New survey to assess impact of a career break on returning to work in the STEM industry

Posted on 3 Apr 2024 by The Manufacturer

Return-to-work specialists STEM Returners has launched its annual survey to understand STEM professionals’ experiences of trying to re-enter the workplace after a career break.

The 2024 STEM Returners Index is open to all STEM professions who have had a gap in their career of any length, or who are attempting to return to work, or who have recently returned to work.

The survey is anonymous and asks a range of questions including reasons for a career break and what challenges were faced when attempting to return to work. The results will enable STEM Returners to further understand the barriers people face, track the progress UK STEM industries are making, and shine a light on the change needed to create fair opportunities for all.

This is the fifth Index launched by STEM Returners, which facilitates paid short-term employment placements with industry leaders like Wates, BAE Systems, EDF, Leonardo and Boeing to help return highly qualified and experienced STEM professionals back to work after a career break.

Returners can be any age, ethnicity, come from any background and importantly can have any length of break on their CV.

The 2024 STEM Returners Index will be open until 30 June 2024.

STEM Returners, based near Southampton, Hampshire, was set up by Natalie Desty in 2017 after she saw the challenges STEM professionals who had been out of employment for a period of time faced when trying to re-enter their profession.

Natalie said: “Sadly, there is a misconception that a career break leads to a deterioration of skills but in our experience that’s simply not true. Most people keep up to date with the latest developments in their field, undertake training while on a break and develop new, transferable skills that would benefit an employer.

“But recruitment bias in the system means, when they are ready to return to work, they face an uphill battle.

“We want to get more detailed insight into these challenges and use this valuable information to help employers improve their recruitment processes. I would like to personally encourage any STEM professional who has had a career break, of any length, to take part in the survey and tell us about their experiences.”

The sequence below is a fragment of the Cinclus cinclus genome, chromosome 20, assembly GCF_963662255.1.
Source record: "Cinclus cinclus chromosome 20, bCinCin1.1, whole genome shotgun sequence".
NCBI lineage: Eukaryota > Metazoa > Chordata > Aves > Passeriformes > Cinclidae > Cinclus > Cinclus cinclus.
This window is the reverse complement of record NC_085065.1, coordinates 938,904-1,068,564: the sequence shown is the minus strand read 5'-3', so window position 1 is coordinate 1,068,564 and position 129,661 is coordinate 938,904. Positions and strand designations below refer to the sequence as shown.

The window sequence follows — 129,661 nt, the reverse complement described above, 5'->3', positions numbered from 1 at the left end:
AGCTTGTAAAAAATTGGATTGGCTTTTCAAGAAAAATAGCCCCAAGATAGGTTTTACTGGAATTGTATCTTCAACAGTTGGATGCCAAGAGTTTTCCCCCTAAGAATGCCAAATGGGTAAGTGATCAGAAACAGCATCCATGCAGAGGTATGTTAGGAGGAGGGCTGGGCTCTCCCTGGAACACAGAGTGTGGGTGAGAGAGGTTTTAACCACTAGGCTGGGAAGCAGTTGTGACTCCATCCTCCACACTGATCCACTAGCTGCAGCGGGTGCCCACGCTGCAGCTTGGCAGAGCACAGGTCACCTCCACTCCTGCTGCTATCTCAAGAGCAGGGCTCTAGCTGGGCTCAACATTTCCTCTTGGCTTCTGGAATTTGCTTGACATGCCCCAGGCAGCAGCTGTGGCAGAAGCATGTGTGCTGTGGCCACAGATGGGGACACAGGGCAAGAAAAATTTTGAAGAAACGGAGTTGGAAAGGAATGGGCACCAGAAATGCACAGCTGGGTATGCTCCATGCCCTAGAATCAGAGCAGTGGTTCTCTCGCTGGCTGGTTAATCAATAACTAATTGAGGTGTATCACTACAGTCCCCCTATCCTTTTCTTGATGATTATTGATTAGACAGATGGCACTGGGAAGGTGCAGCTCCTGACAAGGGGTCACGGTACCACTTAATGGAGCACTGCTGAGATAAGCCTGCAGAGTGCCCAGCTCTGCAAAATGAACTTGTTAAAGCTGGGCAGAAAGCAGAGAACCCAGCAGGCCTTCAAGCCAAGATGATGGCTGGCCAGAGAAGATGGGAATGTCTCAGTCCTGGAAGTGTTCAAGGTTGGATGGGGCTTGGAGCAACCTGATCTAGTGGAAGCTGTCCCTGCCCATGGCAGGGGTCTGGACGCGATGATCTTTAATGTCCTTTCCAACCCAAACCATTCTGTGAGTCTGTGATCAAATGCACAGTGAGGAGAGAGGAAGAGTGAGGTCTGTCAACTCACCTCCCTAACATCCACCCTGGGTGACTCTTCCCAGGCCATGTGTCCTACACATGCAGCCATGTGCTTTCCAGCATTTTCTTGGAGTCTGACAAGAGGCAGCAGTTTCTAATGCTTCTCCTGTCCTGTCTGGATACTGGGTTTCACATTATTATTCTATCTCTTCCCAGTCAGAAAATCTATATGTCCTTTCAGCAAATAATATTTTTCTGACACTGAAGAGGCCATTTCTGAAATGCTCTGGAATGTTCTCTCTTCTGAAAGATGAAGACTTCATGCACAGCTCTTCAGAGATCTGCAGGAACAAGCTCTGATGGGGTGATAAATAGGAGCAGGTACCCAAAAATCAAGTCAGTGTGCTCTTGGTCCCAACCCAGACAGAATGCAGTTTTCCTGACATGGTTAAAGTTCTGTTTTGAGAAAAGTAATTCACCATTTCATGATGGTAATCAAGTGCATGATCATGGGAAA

More than 1000 people completed last year’s survey, which showed women who were trying to return to the engineering industry after a career break were more likely to experience recruitment bias than men. Nearly a quarter (24%) of women said they felt they have personally experienced bias in recruitment processes due to their gender compared to nine percent of men.

Professionals from minority ethnic backgrounds represented a large proportion (39%) of candidates attempting to return to work in 2023. They were twice as likely as all other ethnic groups (34% vs average of 17%) to feel they have experienced bias in a recruitment process related to race or ethnicity, according to the report. Both men (29%) and women (25%) said they felt they have personally experienced bias in recruitment processes due to their age. As a result, 30% of returners said their personal confidence has been affected by the recruitment challenges they face, and their low confidence remains a barrier.

The STEM Returners’ programme aims to eliminate barriers, by giving candidates real work experience and mentoring during their placement and helping them to seamlessly adjust to life back in work. More than 475 candidates have joined programmes across the UK since 2017.

Mena Maowed struggled to find a role after he came to the UK to seek asylum in 2016, despite 15 years of experience as a Civil Engineer in the construction industries of Egypt and UAE. However, following a STEM Returners programme with Balfour Beatty Vinci Systra JV in May last year, he was offered a permanent position as an Undertakings and Assurances Engineer at HS2 Old Oak Common station, and he has not looked back.

Mena said: “After facing challenges in finding a job that matched my career in the construction industry, discovering this programme felt like a beacon of hope. It’s been instrumental in restarting my career and has provided a structured path back into the industry, helped me regain confidence, and offered opportunities to apply my skills in meaningful ways. BBVS’s support has also been outstanding. From the starting stage, where I received exceptional guidance and advice, to the ongoing support post joining, the company has shown a genuine interest in my development.”

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